miRNA-1207-5p is associated with cancer progression by targeting stomatin-like protein 2 in esophageal carcinoma

Corrigendum in: /10.3892/ijo.2018.4254

  • Authors:
    • Xuan Yang
    • Wenqiao Zang
    • Xiaoyan Xuan
    • Zhongquan Wang
    • Zhicai Liu
    • Jinwu Wang
    • Jing Cui
    • Guoqiang Zhao
  • View Affiliations

  • Published online on: February 19, 2015     https://doi.org/10.3892/ijo.2015.2900
  • Pages: 2163-2171
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Abstract

Newly discovered intrinsic regulators, the miRNAs regulate gene expression by binding to the 3'-untranslated regions of the genome. Accumulating studies have indicated that miRNAs are aberrantly expressed in various human cancers. We found that miRNA-1207-5p (miR‑1207-5p) was markedly downregulated in esophageal carcinoma (EC) tissues, and was correlated with EC differentiation, pathological stage and lymph node metastasis. Rates of apoptosis were increased and cell invasion ability was decreased in EC9706 and EC-1 cells transfected with a miR‑1207-5p mimic. Stomatin-like protein 2 (STOML-2) was predicted to be a potential target of miR‑1207-5p by bioinformatics analysis and this was confirmed by luciferase assay and western blotting. Our study showed that STOML-2 was negatively regulated by miR‑1207-5p. Furthermore, overexpression of STOML-2 abolished the miR‑1207-5p anti-invasion function. Based on these results, we proposed that miR‑1207-5p might act as a potential therapeutic target in the treatment of EC.

Introduction

MicroRNAs (miRNAs) are a large family of non-coding RNAs, typically 18–25 nucleotides in length, that are highly conserved and endogenously expressed in many species. Newly discovered intrinsic regulators, the miRNAs regulate gene expression by binding to the 3′-untranslated regions (3′-UTR) (14). Rapidly accumulating studies have indicated that miRNAs are differentially expressed in various human cancers, including non-small cell lung cancer, esophageal cancer, colorectal cancer, bladder cancer and lymphocytic leukemia, and they function as tumor suppressors and oncogenes (48). It has been reported that miRNAs are involved in various cellular processes such as differentiation, migration and apoptosis.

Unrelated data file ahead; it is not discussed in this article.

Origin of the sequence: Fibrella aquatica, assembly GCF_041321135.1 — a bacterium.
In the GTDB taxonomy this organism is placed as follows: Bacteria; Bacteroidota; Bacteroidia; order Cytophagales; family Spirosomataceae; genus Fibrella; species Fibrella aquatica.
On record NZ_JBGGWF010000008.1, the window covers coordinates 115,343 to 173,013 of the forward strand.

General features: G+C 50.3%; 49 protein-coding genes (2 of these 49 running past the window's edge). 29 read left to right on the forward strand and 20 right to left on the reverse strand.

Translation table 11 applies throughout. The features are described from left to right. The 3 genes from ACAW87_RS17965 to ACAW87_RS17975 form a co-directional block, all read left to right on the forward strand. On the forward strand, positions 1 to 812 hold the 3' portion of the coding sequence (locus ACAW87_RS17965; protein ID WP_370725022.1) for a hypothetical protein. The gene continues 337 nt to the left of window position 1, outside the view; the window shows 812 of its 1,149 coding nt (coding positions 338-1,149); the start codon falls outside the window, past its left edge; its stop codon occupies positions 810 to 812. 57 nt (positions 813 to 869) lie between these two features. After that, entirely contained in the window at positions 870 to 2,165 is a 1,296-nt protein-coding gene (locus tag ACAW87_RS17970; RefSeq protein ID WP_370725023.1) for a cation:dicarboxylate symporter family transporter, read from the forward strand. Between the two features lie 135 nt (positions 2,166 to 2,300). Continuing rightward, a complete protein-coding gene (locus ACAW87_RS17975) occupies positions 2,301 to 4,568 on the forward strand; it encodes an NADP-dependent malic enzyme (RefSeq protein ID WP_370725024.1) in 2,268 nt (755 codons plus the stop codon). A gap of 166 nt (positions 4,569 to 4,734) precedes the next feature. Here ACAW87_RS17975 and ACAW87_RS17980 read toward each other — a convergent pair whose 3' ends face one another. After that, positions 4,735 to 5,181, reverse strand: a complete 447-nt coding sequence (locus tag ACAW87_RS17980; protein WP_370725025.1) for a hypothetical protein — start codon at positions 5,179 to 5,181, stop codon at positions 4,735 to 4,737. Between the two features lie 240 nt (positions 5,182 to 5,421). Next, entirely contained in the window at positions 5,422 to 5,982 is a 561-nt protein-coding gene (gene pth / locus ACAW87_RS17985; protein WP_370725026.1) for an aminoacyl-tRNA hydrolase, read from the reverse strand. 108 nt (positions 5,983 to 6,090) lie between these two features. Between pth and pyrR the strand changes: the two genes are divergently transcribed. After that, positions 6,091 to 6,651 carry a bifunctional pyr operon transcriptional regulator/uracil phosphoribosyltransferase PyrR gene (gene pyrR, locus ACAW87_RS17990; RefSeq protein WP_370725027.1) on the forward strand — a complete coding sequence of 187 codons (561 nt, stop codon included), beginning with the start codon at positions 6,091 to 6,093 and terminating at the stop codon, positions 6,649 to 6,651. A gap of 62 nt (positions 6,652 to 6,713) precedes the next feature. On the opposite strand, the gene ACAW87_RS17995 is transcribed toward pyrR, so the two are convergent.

Aberrant expression of miRNAs has been reported in esophageal carcinoma (EC) (9,10), and may play a role in the development of EC. We screened a series of miRNAs in EC tissues and in comparison with their normal counterparts using miRNA microarrays. Notably, miR-1207-5p was expressed at a lower level in EC tissues. Previous reports have shown that miR-1207-5p has differential expression in breast cancer and in human corneal epithelial cells (11,12). In addition, miR-1207-5p acted as a suppressor in gastric cancer, inhibited the growth of tumors by targeting human telomerase reverse transcriptase, and resulted in reduced tumor volume (13); miR-1207-5p was also shown to regulate heparin binding epidermal growth factor expression, to be involved in extracellular matrix accumulation and to be associated with disease severity in nephropathy (14,15). However, the functions of miR-1207-5p in EC have not been reported. We used TargetScan 6.2 (http://www.targetscan.org) and miRBase (http://www.mirbase.org) to predict that the target of miR-1207-5p is STOML-2, which is a member of the stomatin family, but differs from other members of the family by the lack of a hydrophobic membrane anchor at its N-terminus (1618). Reports have indicated that STOML-2 was upregulated in several kinds of tumor tissue and was involved in invasion and metastasis of cancers including esophageal cancer, gastric cancer, breast cancer and glioma (1923). Inhibition of STOML-2 was able to decrease cell growth and proliferation, and reduced migratory speed and invasive ability (24,25).

Herein, we report that miR-1207-5p was markedly downregulated in 49 EC specimens, and STOML-2 was correspondingly upregulated. Rates of apoptosis were found to be increased in EC9706 and EC-1 cells transfected with a miR-1207-5p mimic. We further measured the level of phospho-I κBα (p-IκBα), an important molecule in the NF-κB signal pathway, which was downregulated in miR-1207-5p-transfected cells. Taken together, our results suggested that miR-1207-5p affected cell invasion and apoptosis in EC cells by targeting STOML-2.

Materials and methods

Patient information and specimens

Tumor center and marginal tissues (n=49) were collected at the First Affiliated Hospital of Zhengzhou University and Tumor Hospital of Linzhou City Henan, China, with the consent of all the patients and approval by the Ethics Committee of Zhengzhou University. Tissue samples were stored at −80°C until analysis. Patients who had undergone preoperative adjuvant therapy were excluded. The clinicopathological characteristics of the 49 EC patients are listed in Table I. Post-operative pathological staging is determined for each individual according to the seventh edition of the UICC/AJCC TNM staging system for EC.